OSHA Issues $229,000 in Fines in Double Fatality

The two victims were welding to repair a leaking tank last July when it exploded, according to OSHA.

OSHA has issued $229,000 in penalties to two companies in connection with a July 2010 explosion where two welders died. The companies are Northeast Energy Management Inc. of Indiana, Pa., and Huntley & Huntley Inc. of Monroeville, Pa., and the incident occurred at the Huntley-owned Murry Heirs #6 well site in Cheswick.

The men were Northeast Energy workers; Huntley & Huntley contracted Northeast Energy to repair a leaking barrel tank at the site "and was responsible for ensuring that Northeast Energy properly trained its workers on safe welding procedures," according to OSHA's news release. "These companies did not ensure that proper welding procedures were followed, resulting in this tragic loss of life," said Robert Szymanski, director of OSHA's Pittsburgh area office. "OSHA remains committed to holding employers legally responsible when they fail to adhere to federal law and compromise the safety of workers."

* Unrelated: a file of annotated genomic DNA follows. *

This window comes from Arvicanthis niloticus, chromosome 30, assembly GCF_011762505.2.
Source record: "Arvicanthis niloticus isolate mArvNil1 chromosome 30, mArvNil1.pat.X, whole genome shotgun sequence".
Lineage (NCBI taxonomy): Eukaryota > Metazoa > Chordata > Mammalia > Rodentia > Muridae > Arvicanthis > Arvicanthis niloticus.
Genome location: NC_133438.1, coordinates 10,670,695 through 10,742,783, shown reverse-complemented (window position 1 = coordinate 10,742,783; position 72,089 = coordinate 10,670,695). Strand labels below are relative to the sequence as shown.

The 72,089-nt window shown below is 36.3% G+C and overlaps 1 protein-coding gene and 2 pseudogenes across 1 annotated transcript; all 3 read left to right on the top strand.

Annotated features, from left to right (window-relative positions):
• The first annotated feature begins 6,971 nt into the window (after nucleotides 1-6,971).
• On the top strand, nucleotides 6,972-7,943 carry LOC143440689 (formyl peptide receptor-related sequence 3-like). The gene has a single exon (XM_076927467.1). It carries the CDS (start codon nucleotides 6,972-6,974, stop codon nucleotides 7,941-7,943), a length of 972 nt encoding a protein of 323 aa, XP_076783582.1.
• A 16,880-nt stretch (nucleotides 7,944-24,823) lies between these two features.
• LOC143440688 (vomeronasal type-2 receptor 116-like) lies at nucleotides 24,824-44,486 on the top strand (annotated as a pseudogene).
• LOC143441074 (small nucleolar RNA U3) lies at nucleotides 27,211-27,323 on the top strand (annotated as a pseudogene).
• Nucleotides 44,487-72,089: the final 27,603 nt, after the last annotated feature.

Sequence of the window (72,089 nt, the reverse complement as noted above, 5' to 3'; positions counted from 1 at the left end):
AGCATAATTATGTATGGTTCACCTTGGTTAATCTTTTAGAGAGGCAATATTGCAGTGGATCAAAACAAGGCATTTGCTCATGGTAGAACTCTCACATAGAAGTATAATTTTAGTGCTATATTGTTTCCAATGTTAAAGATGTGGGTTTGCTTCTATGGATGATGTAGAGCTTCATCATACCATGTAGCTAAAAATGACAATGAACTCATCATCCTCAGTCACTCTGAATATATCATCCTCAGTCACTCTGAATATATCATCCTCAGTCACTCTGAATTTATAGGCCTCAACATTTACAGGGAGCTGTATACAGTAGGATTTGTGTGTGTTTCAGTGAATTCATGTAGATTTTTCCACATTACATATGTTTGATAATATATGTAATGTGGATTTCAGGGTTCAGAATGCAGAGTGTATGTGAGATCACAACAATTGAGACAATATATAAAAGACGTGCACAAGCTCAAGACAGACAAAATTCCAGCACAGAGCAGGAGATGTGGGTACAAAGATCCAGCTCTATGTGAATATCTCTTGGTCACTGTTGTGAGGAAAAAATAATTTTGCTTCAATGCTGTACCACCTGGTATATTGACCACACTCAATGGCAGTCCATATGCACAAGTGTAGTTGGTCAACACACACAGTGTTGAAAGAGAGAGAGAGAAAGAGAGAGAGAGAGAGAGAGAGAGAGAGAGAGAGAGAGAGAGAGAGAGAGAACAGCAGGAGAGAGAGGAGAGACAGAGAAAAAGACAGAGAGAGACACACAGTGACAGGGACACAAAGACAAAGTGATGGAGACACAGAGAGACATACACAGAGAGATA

A total penalty of $159,390 was assessed against Northeast Energy, which was cited for two allegedly willful violations involving failure to ensure workers were welding on a thoroughly cleaned tank that did not contain flammable materials which might produce a flammable or toxic vapor when subjected to heat, and determine whether flammable/combustible or other hazardous materials were present. With a $70,000 penalty, Huntley & Huntley received a citation for one allegedly willful violation for failing to ensure Northeast Energy suitably trained welders and supervisors in safe operation of welding equipment and safe use of the welding process.

OSHA said Northeast Energy also was cited for allegedly serious violations for failing to provide workers with flame-retardant protective clothing during welding operations, ensure that supervision determined the welder secured approval prior to beginning welding operations, and train employees in specific procedures needed to protect themselves from hazardous chemicals.

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